Indeed, it is not clear what, if anything, constrains Peretz’s theoretical model or the interpretations it underwrites, which is another way of saying that the “off,” and the interplay between the “off” and the images in the frame, becomes a blunt instrument. Take Peretz’s interpretation of Bruegel’s Landscape with the Fall of Icarus (ca. 1555; likely not actually by Bruegel but “in the style of”); what, in that painting, cannot ultimately be reduced to signifying the “off”? A shepherd, pausing in the midst of his work, looks into the distance—at the “off”; a bird is perched on a branch—ready to fly into the “off”; a sailing ship is in the harbor—having sailed the seas of the “off”; a farmer with a plow, who can both cut (crops) and herd (animals), “decontextualizes” flora and fauna from their normal place in the natural world and thus invokes the “off.” And so on.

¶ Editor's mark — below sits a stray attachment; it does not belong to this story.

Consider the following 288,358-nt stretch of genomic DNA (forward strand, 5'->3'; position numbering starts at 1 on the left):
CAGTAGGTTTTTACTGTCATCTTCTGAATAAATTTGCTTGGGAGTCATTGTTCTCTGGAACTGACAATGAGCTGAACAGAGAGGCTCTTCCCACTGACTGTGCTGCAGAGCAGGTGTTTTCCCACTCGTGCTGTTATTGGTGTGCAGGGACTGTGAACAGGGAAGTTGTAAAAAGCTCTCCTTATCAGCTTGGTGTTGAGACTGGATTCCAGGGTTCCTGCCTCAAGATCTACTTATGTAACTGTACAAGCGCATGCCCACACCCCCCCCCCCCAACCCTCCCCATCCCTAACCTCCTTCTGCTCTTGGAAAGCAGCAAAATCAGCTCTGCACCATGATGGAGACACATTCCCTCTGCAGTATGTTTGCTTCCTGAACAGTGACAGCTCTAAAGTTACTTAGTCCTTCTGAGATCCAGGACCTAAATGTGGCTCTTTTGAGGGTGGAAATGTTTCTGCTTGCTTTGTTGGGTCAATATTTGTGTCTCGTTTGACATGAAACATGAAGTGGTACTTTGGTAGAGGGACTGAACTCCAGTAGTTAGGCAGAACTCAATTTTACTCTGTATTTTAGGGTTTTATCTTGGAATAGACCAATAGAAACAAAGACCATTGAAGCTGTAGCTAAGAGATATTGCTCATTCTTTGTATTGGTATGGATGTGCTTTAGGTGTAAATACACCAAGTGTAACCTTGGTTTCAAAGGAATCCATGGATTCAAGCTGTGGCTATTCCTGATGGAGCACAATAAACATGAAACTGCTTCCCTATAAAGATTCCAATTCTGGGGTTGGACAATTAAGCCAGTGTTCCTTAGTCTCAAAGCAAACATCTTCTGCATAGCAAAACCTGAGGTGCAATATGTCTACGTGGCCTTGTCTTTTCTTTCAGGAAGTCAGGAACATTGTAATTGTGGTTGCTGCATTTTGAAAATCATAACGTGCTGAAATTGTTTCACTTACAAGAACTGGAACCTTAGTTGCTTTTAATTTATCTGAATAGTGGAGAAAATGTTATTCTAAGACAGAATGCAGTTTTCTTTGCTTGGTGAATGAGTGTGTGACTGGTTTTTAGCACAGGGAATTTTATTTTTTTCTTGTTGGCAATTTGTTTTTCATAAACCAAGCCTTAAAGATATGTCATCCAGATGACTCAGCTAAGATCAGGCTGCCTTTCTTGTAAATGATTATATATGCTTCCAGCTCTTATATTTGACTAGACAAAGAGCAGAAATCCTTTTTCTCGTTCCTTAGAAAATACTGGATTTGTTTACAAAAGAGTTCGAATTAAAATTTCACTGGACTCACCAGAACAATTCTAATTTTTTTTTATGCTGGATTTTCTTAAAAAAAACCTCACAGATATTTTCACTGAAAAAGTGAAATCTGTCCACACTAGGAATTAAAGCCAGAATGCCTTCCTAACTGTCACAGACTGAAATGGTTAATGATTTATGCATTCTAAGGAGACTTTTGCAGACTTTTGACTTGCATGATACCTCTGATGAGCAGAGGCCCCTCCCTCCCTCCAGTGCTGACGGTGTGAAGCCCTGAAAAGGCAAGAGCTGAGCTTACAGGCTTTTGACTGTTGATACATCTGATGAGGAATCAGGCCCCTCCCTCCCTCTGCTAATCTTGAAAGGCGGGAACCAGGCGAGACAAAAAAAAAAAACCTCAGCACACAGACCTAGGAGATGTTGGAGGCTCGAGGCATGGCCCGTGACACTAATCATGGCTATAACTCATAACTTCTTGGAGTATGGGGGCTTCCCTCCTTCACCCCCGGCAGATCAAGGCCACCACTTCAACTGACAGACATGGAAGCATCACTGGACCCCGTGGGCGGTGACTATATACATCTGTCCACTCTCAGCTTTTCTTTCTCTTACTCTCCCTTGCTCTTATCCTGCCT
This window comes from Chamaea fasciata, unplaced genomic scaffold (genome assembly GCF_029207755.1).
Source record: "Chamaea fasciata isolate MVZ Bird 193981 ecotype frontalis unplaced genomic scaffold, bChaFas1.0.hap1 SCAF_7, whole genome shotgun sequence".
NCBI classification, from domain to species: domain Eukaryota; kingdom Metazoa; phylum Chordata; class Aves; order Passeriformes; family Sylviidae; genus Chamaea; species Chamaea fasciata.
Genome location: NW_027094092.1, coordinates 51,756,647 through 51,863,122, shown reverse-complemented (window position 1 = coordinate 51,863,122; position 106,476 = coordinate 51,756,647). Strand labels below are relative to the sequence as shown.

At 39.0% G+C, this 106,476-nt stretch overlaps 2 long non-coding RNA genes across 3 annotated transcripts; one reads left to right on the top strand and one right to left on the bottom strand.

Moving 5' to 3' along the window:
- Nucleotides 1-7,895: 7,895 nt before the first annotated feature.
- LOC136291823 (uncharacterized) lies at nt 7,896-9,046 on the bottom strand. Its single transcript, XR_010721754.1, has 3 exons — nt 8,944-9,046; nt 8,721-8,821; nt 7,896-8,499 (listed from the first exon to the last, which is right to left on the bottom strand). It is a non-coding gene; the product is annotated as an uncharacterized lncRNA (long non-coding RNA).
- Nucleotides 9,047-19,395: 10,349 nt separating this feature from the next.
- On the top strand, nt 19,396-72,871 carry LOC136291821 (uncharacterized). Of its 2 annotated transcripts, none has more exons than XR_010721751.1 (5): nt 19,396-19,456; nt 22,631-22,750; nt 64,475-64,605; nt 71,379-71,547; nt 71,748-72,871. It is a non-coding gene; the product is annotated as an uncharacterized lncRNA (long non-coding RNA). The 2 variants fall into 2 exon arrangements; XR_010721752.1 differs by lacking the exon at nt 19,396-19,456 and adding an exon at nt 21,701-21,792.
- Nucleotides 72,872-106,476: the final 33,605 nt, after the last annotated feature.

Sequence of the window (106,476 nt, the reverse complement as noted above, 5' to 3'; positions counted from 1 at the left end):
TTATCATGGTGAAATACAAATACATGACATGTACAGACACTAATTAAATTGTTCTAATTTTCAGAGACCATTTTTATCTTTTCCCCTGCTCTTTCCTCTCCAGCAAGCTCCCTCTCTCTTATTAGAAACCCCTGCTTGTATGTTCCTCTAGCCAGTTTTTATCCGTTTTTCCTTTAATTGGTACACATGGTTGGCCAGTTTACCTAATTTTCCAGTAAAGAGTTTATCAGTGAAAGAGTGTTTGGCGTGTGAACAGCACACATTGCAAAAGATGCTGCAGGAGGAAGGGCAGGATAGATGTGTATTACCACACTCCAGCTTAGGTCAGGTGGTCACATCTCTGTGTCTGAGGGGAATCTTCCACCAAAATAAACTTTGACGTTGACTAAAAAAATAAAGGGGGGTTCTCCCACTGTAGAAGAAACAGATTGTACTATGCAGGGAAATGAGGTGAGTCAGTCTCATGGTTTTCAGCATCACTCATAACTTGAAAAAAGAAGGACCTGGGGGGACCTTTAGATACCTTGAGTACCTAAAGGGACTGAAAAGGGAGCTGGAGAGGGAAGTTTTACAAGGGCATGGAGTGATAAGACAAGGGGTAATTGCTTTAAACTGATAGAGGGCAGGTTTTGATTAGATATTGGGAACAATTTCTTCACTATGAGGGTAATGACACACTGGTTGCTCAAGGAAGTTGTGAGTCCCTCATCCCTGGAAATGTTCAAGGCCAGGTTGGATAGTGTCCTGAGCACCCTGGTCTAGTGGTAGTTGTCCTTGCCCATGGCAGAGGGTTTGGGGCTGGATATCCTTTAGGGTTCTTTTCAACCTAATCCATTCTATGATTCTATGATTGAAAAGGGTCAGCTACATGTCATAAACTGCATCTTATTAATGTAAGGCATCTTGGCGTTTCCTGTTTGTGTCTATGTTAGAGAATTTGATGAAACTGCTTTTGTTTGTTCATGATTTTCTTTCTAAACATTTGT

The utility Peretz attributes to his concept does not stop at interpreting elements within an image. It is also mobilized to define genres—and genre itself—the medium of film, and, still further, the fundamental condition of modern art. Of an early sequence in Griffith’s Intolerance (1916), Peretz, following one of the main characters through a series of rooms across a series of edits (a scene characteristic of Griffith’s distinct style of staging and cutting), writes: “Miss Jenkins becomes the focus of attention through two cinematic procedures: through a cut that isolates her from a larger whole and through being marked as a character who exits existing frames and enters new ones. As such, she is subject to a pattern of transitions between frames, in between which are cuts. What is this pattern, if not the way we can describe the medium of film itself?” (65). With this, the nature of the film medium is settled—unsurprisingly, it is all about the “off.” No objections to an editing-based ontology of cinema—Bazin’s for instance—are entertained. The “off” entails a “cut” (a favorite noun and verb of Peretz); film is fundamentally about cutting; voilà—the “off” is the fundamental condition of film.